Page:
Ontario Civil

Commercial Law

Trade and commerce

Consumer protection

Waiver of liability was read down in accordance with doctrine of notional severance

Plaintiff voluntarily purchased season pass at ski resort and agreed to waiver for recreational use of defendant’s property. Plaintiff brought action for negligence related to injury while skiing at defendant’s ski resort. According to Consumer Protection Act, if consumer signs waiver of liability with supplier that waiver was unenforceable as it related to substantive and procedural rights that were protected by Act. Section 7(1) vitiates waiver of Act rights and returns them to consumer. Plaintiff wanted s. 7 of Act to interpret it in manner so as to vitiate defendant’s entire comprehensive waiver/release of liability which he signed. Plaintiff’s proposed interpretation of s. 7(1) of Act would have effect of eliminating protections afforded to occupiers by virtue of ss. 3(3) and 5(3) of Occupiers Liability Act which allows for waiver of liability for negligence claims. Plaintiff brought motion for judicial determination of question of law concerning application and breadth of s. 7(1) of Consumers Protection Act. Motion granted. Particular right at issue was deemed warranty that consumer shall receive services of reasonably acceptable quality as articulated in s. 9(1) of Consumer Protection Act. By operation of s. 7(1) of Act defendant could not disclaim liability for any breach of deemed warranty contemplated by s. 9(1) of Consumer Protection Act. Defendant’s waiver was read down in accordance with doctrine of notional severance to exclude from its ambit claims that involve protection of substantive and procedural rights contemplated by Act and remainder of waiver remained enforceable. To strike whole waiver, when waiver contemplated more than just consumer protection claims, would be contrary to legislative intent of Consumer Protection Act.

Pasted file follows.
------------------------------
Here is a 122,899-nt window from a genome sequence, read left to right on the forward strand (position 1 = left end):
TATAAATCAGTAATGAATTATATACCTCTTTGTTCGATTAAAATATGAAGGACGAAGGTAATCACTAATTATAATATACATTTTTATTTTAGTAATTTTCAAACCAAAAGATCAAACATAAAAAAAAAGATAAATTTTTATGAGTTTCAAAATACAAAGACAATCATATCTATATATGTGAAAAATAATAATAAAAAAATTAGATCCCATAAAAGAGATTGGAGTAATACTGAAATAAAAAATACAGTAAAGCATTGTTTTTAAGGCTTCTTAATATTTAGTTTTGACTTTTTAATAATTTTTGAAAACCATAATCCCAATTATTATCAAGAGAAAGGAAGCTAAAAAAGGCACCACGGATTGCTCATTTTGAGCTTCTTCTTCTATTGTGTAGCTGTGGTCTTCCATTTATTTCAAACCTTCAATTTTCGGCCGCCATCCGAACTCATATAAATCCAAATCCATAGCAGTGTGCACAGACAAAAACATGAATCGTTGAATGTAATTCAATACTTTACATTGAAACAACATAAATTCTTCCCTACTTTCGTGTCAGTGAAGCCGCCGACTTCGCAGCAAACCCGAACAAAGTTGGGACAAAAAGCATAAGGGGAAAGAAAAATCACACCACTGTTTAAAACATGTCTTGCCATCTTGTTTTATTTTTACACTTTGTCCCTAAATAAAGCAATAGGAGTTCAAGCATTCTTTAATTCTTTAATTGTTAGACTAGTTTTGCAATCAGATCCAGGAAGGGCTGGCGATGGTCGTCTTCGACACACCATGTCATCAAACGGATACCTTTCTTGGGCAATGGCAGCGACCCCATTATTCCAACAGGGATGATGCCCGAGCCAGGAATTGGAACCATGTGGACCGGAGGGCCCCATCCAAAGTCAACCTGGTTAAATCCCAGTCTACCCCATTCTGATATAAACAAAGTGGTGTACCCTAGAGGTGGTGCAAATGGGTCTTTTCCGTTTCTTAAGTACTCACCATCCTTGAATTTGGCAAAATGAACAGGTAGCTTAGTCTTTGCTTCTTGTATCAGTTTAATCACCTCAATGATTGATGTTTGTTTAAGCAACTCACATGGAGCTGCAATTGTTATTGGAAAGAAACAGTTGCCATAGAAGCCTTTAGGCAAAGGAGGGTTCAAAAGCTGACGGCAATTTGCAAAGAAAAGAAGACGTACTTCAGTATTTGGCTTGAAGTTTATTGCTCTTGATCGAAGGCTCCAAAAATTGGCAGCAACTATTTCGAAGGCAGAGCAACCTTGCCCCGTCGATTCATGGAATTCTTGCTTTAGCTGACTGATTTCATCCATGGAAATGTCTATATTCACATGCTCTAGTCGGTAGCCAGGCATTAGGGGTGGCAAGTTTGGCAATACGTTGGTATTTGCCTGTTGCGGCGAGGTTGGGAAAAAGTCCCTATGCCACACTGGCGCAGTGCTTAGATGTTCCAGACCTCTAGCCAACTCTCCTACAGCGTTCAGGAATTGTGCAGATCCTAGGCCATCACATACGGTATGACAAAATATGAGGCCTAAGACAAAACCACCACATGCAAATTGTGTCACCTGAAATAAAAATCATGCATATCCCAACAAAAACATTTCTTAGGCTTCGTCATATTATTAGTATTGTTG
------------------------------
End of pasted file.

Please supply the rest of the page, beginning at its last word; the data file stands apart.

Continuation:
Schnarr v. Blue Mountain Resorts Ltd. (2017), 2017 CarswellOnt 373, 2017 ONSC 114, E.R. Tzimas J. (Ont. S.C.J.).

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